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Matching Numbers Project: 1972 Dodge Challenger Rallye

It’s hard not to see the potential in things when you’re a car enthusiast. Most pointedly, we often look at cars that well past their expiration date, and either because of nostalgia or a perceived duty to save them, we take on projects with a bottomless pit of needs. I get it; I own several such vehicles! This 1972 Dodge Challenger is certainly rough, but it has so many attributes that are cherished by Mopar fanatics that it’s not surprising to see multiple bids to $2,550 here on eBay at this juncture. However, the reserve remains unmet and the bodywork needs are significant. Is this numbers matching project worth saving? Thanks to Barn Finds reader Larry D. for the find.

Ouch – that’s going to require a pretty big band-aid. The Challenger is in my neck of the woods, listed for sale in Brockton, Massachusetts. That part of the world doesn’t get the worst of what a New England winter has to offer, but the roads are still heavily sanded/salted come winter. The Challenger, of course, had a vinyl roof at one time, which may as well be the kiss of death for a vintage car that has the unfortunate luck to still be wearing one 50 years later. In the case of the Challenger, it was removed far too late after the damage was done. The seller notes the floors and fenders will need repair as well.

On the upside, it remains a numbers matching example. The 340 looks relatively complete, but no work has been done to see if it’s still turning freely. The seller has done the work to verify the engine is matching, but doesn’t specify whether the automatic transmission is original to the car as well. The Challenger left the factory with a positraction rear end, power steering, power brakes, and air conditioning, and the seller refers to it as a “Rallye” package car in the listing title. Those cars came with a blacked-out grill, hood with air scoops, blacked-out rear tail panel, and decals on the side. With the exception of the decals, the other elements are all still present.

That’s perhaps why I like this Challenger so much: despite the rust, there are loads of original details still hanging on, and the numbers-matching drivetrain further indicates there was a caring owner in its past prior to it being left to fall victim to the elements beginning in 1991. The interior looks relatively complete as well, and while it will need a full restoration inside, the Challenger again appears to demonstrate overall completeness that is hard to come by in “barn find” vehicles like this. The extent of the rust will likely turn off folks who reside in fair weather states, but I’m curious if there’s a Mopar fanatic out there who would restore this well-optioned Challenger back to good health.

Comments

  1. Superdessucke

    Rallye Junky!

    Like 3
  2. You'll a bit crazy

    Rusty, members pay…and members submit cars. I love this business model.

    Like 0
  3. Chris

    This is a saver with the original color to be finished off with . Great potential with this car especially number matching .

    Like 3
  4. Chris

    Unfortunately this car on E Bay has no title. No title is big problems ,still love the car , no title I walk the other way .Sad maybe part- car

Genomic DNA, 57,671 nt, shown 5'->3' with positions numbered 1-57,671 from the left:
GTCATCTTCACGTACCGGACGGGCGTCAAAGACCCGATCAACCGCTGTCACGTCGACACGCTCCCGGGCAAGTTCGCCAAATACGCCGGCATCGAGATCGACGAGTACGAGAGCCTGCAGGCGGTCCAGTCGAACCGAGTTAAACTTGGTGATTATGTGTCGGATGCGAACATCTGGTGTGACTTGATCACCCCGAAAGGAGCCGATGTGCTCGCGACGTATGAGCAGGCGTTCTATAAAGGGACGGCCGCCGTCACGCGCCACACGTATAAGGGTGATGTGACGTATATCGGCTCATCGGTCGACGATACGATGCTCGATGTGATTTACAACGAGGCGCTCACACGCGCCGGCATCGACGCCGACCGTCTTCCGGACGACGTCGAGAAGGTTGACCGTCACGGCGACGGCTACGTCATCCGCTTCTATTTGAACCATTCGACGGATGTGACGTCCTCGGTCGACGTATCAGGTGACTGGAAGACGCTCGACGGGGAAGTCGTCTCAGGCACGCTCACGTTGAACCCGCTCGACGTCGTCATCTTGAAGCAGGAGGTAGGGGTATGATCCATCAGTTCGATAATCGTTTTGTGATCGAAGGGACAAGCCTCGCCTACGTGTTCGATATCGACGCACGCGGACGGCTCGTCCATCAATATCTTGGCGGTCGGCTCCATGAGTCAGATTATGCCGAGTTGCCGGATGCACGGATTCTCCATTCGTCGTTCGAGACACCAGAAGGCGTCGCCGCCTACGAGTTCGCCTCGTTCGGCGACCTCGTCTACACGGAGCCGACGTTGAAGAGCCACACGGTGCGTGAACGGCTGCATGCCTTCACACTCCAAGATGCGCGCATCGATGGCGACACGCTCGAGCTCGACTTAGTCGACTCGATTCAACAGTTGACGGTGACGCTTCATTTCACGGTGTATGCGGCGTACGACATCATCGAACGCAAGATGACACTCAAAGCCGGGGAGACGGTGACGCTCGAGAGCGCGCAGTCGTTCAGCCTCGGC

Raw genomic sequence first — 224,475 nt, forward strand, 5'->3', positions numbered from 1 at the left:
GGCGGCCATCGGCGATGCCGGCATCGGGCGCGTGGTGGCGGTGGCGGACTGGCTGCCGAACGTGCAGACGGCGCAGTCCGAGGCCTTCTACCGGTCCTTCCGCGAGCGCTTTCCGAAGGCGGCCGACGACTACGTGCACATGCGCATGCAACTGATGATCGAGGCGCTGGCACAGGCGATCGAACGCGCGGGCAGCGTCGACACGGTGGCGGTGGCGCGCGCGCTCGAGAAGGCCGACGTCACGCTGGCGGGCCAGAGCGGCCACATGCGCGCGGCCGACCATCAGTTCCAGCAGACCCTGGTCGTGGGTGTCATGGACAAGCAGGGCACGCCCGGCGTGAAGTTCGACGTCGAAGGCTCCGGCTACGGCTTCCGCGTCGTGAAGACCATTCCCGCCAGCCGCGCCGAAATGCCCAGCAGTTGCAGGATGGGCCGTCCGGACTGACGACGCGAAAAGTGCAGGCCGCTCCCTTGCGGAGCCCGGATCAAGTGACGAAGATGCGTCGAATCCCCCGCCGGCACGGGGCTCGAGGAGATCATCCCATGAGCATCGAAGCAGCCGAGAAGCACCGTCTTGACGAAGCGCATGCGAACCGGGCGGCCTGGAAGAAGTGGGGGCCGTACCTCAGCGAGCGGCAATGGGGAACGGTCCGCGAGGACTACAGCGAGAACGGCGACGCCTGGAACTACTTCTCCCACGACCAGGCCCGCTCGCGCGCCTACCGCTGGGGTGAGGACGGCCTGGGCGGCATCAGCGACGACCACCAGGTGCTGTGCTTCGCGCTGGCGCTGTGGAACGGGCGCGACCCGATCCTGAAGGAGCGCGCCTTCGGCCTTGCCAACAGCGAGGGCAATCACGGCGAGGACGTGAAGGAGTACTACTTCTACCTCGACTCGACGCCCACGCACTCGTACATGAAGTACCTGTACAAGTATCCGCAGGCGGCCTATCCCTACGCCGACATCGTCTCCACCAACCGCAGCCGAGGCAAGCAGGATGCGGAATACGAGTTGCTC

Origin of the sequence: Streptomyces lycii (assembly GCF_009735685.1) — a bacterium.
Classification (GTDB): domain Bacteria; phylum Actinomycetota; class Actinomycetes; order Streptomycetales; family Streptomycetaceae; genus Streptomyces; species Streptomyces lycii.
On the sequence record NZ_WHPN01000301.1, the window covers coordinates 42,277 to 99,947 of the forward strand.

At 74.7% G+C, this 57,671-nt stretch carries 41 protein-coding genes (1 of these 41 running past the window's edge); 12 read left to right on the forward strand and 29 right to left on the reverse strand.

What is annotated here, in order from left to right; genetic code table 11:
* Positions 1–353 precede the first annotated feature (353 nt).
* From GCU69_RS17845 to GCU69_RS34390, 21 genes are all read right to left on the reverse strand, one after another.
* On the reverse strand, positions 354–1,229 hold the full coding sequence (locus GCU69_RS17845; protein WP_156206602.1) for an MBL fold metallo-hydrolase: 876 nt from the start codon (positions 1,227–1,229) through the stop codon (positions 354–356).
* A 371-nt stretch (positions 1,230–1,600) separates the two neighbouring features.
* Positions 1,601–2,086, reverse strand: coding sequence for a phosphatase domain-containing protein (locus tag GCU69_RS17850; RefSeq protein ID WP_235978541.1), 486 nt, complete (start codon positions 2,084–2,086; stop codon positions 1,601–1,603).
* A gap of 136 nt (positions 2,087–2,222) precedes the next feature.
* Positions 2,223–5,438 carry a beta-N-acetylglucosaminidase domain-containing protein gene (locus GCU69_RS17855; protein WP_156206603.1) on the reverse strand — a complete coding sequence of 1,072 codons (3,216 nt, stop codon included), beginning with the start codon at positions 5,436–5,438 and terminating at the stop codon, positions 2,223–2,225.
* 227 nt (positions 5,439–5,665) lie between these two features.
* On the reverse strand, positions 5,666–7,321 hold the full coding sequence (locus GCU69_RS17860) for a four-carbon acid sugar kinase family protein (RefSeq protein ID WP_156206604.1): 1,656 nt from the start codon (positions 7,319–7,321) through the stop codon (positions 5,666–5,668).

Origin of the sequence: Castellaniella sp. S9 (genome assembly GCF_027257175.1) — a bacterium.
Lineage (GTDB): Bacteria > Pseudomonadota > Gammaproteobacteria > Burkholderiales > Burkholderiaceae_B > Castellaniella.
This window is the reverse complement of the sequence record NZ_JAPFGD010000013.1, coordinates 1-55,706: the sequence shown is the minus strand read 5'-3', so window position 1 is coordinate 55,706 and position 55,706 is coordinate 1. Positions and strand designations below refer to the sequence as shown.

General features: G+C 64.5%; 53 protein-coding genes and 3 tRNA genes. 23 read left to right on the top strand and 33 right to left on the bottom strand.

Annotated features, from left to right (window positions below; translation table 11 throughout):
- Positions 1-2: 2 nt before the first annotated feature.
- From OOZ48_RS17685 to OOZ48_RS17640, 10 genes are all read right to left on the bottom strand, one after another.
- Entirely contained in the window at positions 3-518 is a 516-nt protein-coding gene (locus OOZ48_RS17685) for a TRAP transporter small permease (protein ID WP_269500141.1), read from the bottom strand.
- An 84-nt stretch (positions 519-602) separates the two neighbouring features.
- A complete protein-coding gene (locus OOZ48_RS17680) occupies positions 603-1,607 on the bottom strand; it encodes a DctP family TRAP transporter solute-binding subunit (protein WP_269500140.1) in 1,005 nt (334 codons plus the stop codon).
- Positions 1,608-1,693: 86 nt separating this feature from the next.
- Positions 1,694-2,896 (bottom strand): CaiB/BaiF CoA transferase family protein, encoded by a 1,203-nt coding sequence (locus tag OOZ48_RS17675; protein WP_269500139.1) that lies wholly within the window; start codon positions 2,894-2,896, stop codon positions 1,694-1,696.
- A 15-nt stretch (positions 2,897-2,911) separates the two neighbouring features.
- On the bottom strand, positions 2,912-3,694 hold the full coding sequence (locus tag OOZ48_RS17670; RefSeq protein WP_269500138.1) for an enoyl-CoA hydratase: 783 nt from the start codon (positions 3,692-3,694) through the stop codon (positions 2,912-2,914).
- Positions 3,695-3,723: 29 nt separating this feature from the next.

Like 4
  5. john bayless

    Got lost on its way to the salvage yard.

    Like 7
  6. Louie

    Sold. It was also listed on Facebook Marketplace for 7000

    Like 1
  7. nycbjr Member

    This is nuts 😂 cool car but Chester is right now does one fix that roof?

    Like 6
    • Mark

      Future convertible parade car.

      Like 3
    • walt

      It’s called Lead! But none of u new Computer Toads know anything about that!

      Like 8
      • Courtney

        Alot of folks never worked with lead. They fail to see that is an actual seam which would have been leaded at the factory. They are all bondo brats now. The Art of leading and restoring metal on vehicals is a dieing art. Not many of the young folks post 1970 know how to do real bodywork.

        Like 0
    • Patrick Shields

      Bondo how else

      Like 0
    • Mike

      Bondo how else lead won’t stick to rust

      Like 0
  8. MJF

    Hey, the numbers match….

    Like 2
  9. Steve Clinton

    Needs repair? Needs the crusher.
    I’ve said it before and I’ll say it again, “A fool and his money are soon parted.”

    Like 7
    • MJF

      LOL…. Absolutely

      Like 1
  10. Kenn

    Yet I’ve always wondered, how does a fool accumulate the money in the first place? Possibly an inheritance, which by reading this site as long as I have, there are contributors who perhaps should be worrying about that with their children and grandchildren.

    Like 0
  11. Kevin

    Like I said a few times on here,I’m a mopar man,but also a realist,this is money pit to hell!,good for parts only and what it’s bid up to is over generous!

    Like 3
  12. Courtney

    The roof is easy to fix the real issue will be the underside. What is left of the mounts ect. If the roof is rusted like it is what does the underside that gets all the salt look like.

    Like 1
  13. Courtney

    Alot of folks never worked with lead. They fail to see that is an actual seam which would have been leaded at the factory. They are all bondo brats now. The Art of leading and restoring metal on vehicals is a dieing art. Not many of the young folks post 1970 know how to do real bodywork.

    Like 0
  14. Maverick

    Mopile

    Like 0

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